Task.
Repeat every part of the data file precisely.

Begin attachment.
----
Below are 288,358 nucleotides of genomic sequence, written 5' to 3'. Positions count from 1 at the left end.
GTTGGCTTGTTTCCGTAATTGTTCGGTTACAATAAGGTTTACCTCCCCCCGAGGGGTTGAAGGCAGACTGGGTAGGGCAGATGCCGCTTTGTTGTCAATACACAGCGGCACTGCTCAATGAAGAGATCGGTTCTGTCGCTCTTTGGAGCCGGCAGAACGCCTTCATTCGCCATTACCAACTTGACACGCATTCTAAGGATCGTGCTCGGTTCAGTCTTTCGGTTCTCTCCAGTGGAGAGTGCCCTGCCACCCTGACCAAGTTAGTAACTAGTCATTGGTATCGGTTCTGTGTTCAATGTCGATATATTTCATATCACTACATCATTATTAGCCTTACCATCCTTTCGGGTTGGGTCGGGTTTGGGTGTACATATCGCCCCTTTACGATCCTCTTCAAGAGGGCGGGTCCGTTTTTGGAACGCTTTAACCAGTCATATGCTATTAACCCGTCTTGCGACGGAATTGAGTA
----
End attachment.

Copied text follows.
Below are 288,358 nucleotides of genomic sequence, written 5' to 3'. Positions count from 1 at the left end.
GTTGGCTTGTTTCCGTAATTGTTCGGTTACAATAAGGTTTACCTCCCCCCGAGGGGTTGAAGGCAGACTGGGTAGGGCAGATGCCGCTTTGTTGTCAATACACAGCGGCACTGCTCAATGAAGAGATCGGTTCTGTCGCTCTTTGGAGCCGGCAGAACGCCTTCATTCGCCATTACCAACTTGACACGCATTCTAAGGATCGTGCTCGGTTCAGTCTTTCGGTTCTCTCCAGTGGAGAGTGCCCTGCCACCCTGACCAAGTTAGTAACTAGTCATTGGTATCGGTTCTGTGTTCAATGTCGATATATTTCATATCACTACATCATTATTAGCCTTACCATCCTTTCGGGTTGGGTCGGGTTTGGGTGTACATATCGCCCCTTTACGATCCTCTTCAAGAGGGCGGGTCCGTTTTTGGAACGCTTTAACCAGTCATATGCTATTAACCCGTCTTGCGACGGAATTGAGTA